High percentages of IFN-γ-secreting cells within the CD28neg CD4pos population in response to CMV Ags

It has been reported that the CD28neg population is enriched in RA patients [29] and that this phenotype is due to TNF-α [28, 34]. We thus evaluated whether the clinical status of patients (responder versus nonresponder) would relate to the CD4pos T-cell immunity examined through the CMV-specific CD4pos population. Because the anti-CMV CD4pos T-cell response is enriched in the CD28neg compartment [17, 26], we measured the percentage of IFN-γpos CD4pos T cells within the CD28neg compartment after exposure to CMV Ags. As expected, Figure 3 shows that the CD4pos T cells specific for IFN-γpos were greatly enriched in the CD28neg population (4.7% versus 0.35% in the total CD4pos population), but, again, no significant statistical difference was observed between time points and between responders and nonresponders.

Figure 3

Percentage of cytomegalovirus (CMV)-specific CD28neg CD4pos T cells from RA patients receiving anti-TNF treatments. Peripheral blood mononuclear cells (PBMCs) from CMV-seropositive patients were incubated with CMV Ags, and intracellular interferon (IFN)-γ production and CD28 expression were measured with flow cytometry, as indicated in Materials and Methods. Percentages of IFN-γ-producing CD28neg CD4pos T cells are represented according to the responder/nonresponder clinical status of patients.

We next evaluated the percentage of total CD28neg among the CD4pos T-cell population during anti-TNF-α treatments (Figure 4). The percentage of CD28neg CD4pos cells in RA patients was similar to that observed previously by Schmidt et al. [27, 29]. As previously reported [35], this percentage did not increase over the course of the treatment (6.1%, 6.5%, and 5.2%, respectively, at day 0, week 6, and week 12) (Figure 4). However, contrary to what has been reported [35], no increase of the CD28 intensity was observed in the responders group (data not shown). Although the percentages were higher in the responders population, this difference was not statistically significant at any time point: P = 0.2278 at day 0; P = 0.056 at week 6; P = 0.1775 at week 12.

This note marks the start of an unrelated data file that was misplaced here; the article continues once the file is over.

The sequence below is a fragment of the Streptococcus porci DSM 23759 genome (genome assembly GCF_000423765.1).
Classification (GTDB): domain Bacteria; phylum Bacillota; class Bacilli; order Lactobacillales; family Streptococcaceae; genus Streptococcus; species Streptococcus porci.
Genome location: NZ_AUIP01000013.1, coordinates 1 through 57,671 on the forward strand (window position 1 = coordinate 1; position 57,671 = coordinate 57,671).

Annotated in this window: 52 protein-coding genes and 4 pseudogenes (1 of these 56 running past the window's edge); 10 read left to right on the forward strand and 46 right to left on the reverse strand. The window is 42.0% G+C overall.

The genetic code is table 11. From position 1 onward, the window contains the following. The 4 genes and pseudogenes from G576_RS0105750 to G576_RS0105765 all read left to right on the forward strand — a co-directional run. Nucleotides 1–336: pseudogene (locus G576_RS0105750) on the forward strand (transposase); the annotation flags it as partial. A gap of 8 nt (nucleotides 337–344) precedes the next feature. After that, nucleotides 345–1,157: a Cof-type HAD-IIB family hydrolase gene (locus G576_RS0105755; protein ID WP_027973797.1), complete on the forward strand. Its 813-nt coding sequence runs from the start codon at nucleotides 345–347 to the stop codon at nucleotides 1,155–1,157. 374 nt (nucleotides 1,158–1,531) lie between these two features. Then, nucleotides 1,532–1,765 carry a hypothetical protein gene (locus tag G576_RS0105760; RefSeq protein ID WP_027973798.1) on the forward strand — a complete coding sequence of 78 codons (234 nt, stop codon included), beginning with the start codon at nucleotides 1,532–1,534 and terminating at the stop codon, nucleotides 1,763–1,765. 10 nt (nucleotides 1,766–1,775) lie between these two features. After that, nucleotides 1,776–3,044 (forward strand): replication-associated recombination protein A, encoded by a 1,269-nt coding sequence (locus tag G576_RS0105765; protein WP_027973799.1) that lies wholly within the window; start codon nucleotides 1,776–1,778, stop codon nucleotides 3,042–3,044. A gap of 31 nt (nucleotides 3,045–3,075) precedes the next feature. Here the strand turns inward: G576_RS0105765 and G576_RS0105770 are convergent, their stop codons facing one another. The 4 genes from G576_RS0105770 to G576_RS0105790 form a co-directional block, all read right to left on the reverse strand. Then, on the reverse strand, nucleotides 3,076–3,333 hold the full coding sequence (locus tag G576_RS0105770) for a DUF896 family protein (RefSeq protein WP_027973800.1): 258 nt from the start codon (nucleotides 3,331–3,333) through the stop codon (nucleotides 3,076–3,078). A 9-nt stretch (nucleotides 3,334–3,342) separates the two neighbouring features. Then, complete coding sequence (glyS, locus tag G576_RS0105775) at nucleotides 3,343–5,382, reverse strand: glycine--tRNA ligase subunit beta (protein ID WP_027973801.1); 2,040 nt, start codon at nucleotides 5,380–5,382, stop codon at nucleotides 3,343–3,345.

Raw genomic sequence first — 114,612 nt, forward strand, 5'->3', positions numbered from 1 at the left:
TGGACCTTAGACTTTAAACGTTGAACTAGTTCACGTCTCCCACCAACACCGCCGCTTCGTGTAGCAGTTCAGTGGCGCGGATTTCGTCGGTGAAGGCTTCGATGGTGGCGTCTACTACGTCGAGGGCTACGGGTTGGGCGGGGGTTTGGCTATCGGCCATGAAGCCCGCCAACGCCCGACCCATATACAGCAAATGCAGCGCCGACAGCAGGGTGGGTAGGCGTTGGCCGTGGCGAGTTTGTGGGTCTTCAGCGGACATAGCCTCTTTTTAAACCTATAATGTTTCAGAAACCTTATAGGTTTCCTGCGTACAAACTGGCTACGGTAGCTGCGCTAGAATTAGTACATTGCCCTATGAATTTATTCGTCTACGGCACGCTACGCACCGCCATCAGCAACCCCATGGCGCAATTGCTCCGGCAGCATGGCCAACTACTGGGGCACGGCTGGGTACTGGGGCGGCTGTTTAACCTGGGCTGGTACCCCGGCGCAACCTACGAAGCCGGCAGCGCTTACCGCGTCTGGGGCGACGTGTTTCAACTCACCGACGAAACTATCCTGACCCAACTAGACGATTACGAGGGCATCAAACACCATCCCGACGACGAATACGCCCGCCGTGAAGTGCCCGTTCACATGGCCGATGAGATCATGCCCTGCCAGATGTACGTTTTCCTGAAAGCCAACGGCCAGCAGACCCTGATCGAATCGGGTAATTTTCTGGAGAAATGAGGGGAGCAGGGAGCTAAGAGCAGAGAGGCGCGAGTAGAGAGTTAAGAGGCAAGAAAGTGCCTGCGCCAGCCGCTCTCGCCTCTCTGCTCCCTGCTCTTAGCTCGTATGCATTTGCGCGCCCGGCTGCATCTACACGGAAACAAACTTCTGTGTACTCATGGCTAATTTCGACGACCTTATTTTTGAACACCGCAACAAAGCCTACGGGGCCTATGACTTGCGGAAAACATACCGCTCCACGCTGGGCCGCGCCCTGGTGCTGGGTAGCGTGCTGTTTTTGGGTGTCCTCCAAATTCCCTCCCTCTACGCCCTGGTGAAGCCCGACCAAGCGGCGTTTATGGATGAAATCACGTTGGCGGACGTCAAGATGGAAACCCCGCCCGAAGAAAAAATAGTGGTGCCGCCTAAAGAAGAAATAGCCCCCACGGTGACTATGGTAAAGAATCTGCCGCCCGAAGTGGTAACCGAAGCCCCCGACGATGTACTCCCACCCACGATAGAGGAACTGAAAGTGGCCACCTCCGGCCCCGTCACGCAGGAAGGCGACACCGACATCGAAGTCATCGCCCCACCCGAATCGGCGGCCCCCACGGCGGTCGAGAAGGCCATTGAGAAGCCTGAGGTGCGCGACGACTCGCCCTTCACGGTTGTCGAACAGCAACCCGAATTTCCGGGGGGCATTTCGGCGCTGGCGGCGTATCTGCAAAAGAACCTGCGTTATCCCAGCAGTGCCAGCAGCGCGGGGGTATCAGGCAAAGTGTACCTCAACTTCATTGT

Figure 4

Percentage of total CD28neg CD4pos T cells from anti-TNF-treated RA patients over time in patients receiving anti-tumor necrosis factor (TNF) treatments. Peripheral blood mononuclear cells (PBMCs) from RA patients were stained for CD28 and CD4, examined with flow cytometry, and the percentages were represented according to the responder/nonresponder clinical status of patients.


In this work, we analyzed the CD4pos T-cell response to CMV total Ags to evaluate the consequences of treatments with anti-TNF agents on the viral immune memory response. We observed that the CD4pos T-cell response toward CMV Ags was not altered by anti-TNF antagonists, whether soluble receptor or antibodies.

Production of IFN-γ is a marker and potent effecter of the antiviral response, especially against CMV [21, 25]. In this work, total CMV Ags were used to monitor the global CD4pos immune response through the IFN-γ production. It appeared that the immunity to viral CMV Ags was conserved during the course of the treatment. Primary infections by CMV are accompanied by the appearance of a high response and frequency of specific CD4pos T cells, which are maintained durably [18, 21, 36]. The absence of modification of the anti-CMV CD4pos T-cell response in most patients and slight variations in some others observed in our present study are similar to those in previous studies in normal blood donors regarding proliferation [18] and cytokine production by flow cytometry in transplant recipients [37] and HIV patients [36]. Contrary to the anti-mycobacteria CD8pos T-cell response [9], the frequency of anti-CMV CD4pos T cells was not impaired by anti-TNF treatments. Our data suggest that the anti-CMV response is sufficient to control the latent CMV infection during the course of the anti-TNF treatments.

As observed in previous reports [17, 26], the percentages of CMV-specific CD4pos T cells in the CD28neg population were high, as compared with those observed in the general CD4pos T cell population. We observed that those percentages, obtained by using infected cell lysates, were lower than those observed when using synthetic peptides [17]. However, they were within the range of and in accordance with those reported with whole-cell lysate [17]. Thus, all peptides may not be available as epitopes through processing of total CMV Ags by APC.

The high proportion of CMV-specific CD4pos T cells in the CD28neg population was reported earlier [17, 26], but had not been studied in RA. The percentage of CD28neg CD4pos T cells observed in the present study was similar to that observed by Schmidt et al. [27] in RA patients.